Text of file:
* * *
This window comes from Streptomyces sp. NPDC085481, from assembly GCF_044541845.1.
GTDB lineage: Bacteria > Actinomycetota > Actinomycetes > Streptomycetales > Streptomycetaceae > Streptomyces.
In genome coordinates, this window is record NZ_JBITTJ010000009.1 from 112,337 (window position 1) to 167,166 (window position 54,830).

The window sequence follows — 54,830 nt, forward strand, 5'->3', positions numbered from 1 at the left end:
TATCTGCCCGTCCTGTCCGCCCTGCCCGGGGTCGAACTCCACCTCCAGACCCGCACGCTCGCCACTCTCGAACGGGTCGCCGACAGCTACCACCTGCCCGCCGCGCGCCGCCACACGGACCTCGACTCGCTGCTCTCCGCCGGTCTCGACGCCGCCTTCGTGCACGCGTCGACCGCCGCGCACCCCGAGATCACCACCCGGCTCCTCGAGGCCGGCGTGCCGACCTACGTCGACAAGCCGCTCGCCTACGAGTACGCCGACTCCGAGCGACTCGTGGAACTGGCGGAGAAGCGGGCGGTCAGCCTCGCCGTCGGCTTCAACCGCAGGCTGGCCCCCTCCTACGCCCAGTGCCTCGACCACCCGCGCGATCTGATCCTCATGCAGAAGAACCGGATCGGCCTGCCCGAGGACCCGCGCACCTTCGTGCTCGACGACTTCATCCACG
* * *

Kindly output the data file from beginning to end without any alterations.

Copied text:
This window comes from Streptomyces sp. NPDC085481, from assembly GCF_044541845.1.
GTDB lineage: Bacteria > Actinomycetota > Actinomycetes > Streptomycetales > Streptomycetaceae > Streptomyces.
In genome coordinates, this window is record NZ_JBITTJ010000009.1 from 112,337 (window position 1) to 167,166 (window position 54,830).

The window sequence follows — 54,830 nt, forward strand, 5'->3', positions numbered from 1 at the left end:
TATCTGCCCGTCCTGTCCGCCCTGCCCGGGGTCGAACTCCACCTCCAGACCCGCACGCTCGCCACTCTCGAACGGGTCGCCGACAGCTACCACCTGCCCGCCGCGCGCCGCCACACGGACCTCGACTCGCTGCTCTCCGCCGGTCTCGACGCCGCCTTCGTGCACGCGTCGACCGCCGCGCACCCCGAGATCACCACCCGGCTCCTCGAGGCCGGCGTGCCGACCTACGTCGACAAGCCGCTCGCCTACGAGTACGCCGACTCCGAGCGACTCGTGGAACTGGCGGAGAAGCGGGCGGTCAGCCTCGCCGTCGGCTTCAACCGCAGGCTGGCCCCCTCCTACGCCCAGTGCCTCGACCACCCGCGCGATCTGATCCTCATGCAGAAGAACCGGATCGGCCTGCCCGAGGACCCGCGCACCTTCGTGCTCGACGACTTCATCCACG